The large casings on these tyres were an ideal match to the 30mm internal rims, with much more pronounced edge knobs. I still ran about 20 psi up front and 21 in the back. I didn't really want to go lower as I could push the bike a fair bit harder, and wanted the support that lower pressures don't really offer consistently. Again, I had to be mindful to get the pressure right. Too high felt too solid, and soft felt really vague.
This really changed the handling a lot, and I used this wheel and tyre combination for a trip to Tasmania, visiting Maydena Bike Park and Blue Derby. Riding a beefed up (120mm travel) XC bike with these wheels really made the trip, and was probably the lower limit of what really suits a visit to these two places. I rode higher in the pressure range when in Tasmania and could tell the stability in the casing was about at the limit.
And the rim width? Well here's the thing. I liked how the 30mm rims handled the 2.25" tyres. but I really liked how they handled the larger tyres too. I've used the Ikon 2.35" on a narrower rim before and not really enjoyed it, same for the Rekon on a 26mm rim. It's good, but not great.

Final thoughts

It is difficult to come up with anything totally conclusive here. 25mm wide rims are an ideal standard when you use 2.1-2.3" tyres. However, what we ride for XC, general trail, or marathon and stage races is changing. Many riders are opting to more aggressive tyres (and new school XC bikes) for greater confidence in more demanding terrain. And that's where the 30mm internal width wheels fit in. They'll take a good 2.25" tyre, or similar depending on another brand's models. but they will also support a tyre size llike 2.4". Many tyres of that size still have a light and strong casing so have a minimal weight penalty, but offer a lot more in grip thanks to a greater contact patch, and the ability to use a slightly lower pressure.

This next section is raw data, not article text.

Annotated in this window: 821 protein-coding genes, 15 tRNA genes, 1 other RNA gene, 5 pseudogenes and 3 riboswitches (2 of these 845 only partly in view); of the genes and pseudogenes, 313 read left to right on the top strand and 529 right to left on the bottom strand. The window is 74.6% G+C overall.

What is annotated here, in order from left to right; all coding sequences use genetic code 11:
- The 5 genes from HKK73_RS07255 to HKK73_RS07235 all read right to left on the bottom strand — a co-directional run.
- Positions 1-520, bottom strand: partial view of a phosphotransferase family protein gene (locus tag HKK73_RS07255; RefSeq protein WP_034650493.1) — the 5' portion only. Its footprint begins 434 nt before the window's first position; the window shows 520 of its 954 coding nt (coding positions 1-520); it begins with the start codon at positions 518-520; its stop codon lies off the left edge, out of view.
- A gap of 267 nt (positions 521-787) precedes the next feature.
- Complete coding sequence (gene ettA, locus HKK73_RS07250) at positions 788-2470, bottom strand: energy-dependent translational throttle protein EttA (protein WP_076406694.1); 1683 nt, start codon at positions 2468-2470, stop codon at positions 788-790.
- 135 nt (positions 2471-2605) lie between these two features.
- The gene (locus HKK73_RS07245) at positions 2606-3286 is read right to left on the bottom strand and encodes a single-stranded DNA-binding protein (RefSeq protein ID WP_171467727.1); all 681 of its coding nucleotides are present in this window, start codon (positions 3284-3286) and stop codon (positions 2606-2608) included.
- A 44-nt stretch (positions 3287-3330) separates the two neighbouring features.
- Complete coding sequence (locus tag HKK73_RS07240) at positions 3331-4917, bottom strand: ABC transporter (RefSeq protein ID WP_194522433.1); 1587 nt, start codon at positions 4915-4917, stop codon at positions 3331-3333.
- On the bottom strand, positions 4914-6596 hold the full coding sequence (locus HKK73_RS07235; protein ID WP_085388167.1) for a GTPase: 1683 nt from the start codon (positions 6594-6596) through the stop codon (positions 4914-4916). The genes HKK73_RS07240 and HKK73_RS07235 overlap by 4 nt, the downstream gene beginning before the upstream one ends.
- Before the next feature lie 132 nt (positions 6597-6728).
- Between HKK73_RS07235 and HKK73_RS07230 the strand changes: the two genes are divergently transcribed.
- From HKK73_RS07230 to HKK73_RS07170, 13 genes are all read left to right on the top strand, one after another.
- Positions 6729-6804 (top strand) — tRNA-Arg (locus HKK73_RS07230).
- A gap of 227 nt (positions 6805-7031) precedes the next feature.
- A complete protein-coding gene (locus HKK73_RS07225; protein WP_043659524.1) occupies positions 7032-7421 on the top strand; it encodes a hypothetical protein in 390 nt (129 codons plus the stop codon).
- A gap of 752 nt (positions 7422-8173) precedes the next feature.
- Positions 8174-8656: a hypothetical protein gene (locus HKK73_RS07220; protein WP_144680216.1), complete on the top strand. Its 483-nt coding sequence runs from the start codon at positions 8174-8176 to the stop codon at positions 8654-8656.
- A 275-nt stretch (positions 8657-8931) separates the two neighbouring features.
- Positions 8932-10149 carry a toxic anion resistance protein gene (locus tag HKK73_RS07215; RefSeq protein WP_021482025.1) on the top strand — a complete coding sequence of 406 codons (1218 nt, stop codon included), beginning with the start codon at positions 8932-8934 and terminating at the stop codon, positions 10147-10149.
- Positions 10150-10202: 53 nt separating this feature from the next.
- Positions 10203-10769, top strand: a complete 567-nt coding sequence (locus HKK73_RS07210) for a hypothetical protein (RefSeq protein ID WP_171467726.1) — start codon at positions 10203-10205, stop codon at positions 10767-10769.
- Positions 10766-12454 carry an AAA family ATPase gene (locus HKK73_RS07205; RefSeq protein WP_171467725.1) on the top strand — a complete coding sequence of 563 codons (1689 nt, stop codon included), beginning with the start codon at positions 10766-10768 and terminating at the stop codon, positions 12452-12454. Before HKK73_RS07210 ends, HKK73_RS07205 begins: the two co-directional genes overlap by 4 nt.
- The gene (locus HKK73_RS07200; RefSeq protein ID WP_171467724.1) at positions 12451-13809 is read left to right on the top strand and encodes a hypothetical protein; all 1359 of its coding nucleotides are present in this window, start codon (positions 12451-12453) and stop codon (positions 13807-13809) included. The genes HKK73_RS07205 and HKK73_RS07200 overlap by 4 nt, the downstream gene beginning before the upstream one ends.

So to me, 30mm is a great choice when looking forward. If you're looking at a wheel upgrade and don't want to get something that becomes old in a year or two, then I would look to something at 30mm. Wider might not be the right choice unless you're a freeride master. But for trail riding and XC and events like Cape to Cape and all the rest, 30mm internal width wheels will likely become the sweet spot. As long as you match them with the right tyres and spend time to get your pressures right.

The wheels tested here come from DT Swiss Australia. They have alloy 25mm and 30mm wheel sets like the XR1700 and XM1700 starting from $1249, going up to the top DT Swiss XRC 1200 models shown here selling for $3150, and the DT Swiss EXC1501 we tested sell for $2499.